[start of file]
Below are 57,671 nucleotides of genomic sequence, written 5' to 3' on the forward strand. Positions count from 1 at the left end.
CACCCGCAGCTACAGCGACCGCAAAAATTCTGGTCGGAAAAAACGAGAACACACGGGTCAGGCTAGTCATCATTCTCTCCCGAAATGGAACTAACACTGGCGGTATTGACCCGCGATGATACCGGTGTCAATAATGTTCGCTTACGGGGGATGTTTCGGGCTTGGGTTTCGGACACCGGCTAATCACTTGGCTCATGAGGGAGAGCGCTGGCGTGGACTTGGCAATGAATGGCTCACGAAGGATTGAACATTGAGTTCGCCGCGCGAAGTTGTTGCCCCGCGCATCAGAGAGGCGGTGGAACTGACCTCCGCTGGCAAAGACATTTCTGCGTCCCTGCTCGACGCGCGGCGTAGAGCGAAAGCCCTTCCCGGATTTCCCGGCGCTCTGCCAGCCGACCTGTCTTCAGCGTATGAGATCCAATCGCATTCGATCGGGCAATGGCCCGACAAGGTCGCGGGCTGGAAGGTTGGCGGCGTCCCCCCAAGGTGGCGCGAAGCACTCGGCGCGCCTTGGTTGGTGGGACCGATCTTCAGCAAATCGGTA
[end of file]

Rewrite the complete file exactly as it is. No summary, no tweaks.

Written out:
Below are 57,671 nucleotides of genomic sequence, written 5' to 3' on the forward strand. Positions count from 1 at the left end.
CACCCGCAGCTACAGCGACCGCAAAAATTCTGGTCGGAAAAAACGAGAACACACGGGTCAGGCTAGTCATCATTCTCTCCCGAAATGGAACTAACACTGGCGGTATTGACCCGCGATGATACCGGTGTCAATAATGTTCGCTTACGGGGGATGTTTCGGGCTTGGGTTTCGGACACCGGCTAATCACTTGGCTCATGAGGGAGAGCGCTGGCGTGGACTTGGCAATGAATGGCTCACGAAGGATTGAACATTGAGTTCGCCGCGCGAAGTTGTTGCCCCGCGCATCAGAGAGGCGGTGGAACTGACCTCCGCTGGCAAAGACATTTCTGCGTCCCTGCTCGACGCGCGGCGTAGAGCGAAAGCCCTTCCCGGATTTCCCGGCGCTCTGCCAGCCGACCTGTCTTCAGCGTATGAGATCCAATCGCATTCGATCGGGCAATGGCCCGACAAGGTCGCGGGCTGGAAGGTTGGCGGCGTCCCCCCAAGGTGGCGCGAAGCACTCGGCGCGCCTTGGTTGGTGGGACCGATCTTCAGCAAATCGGTA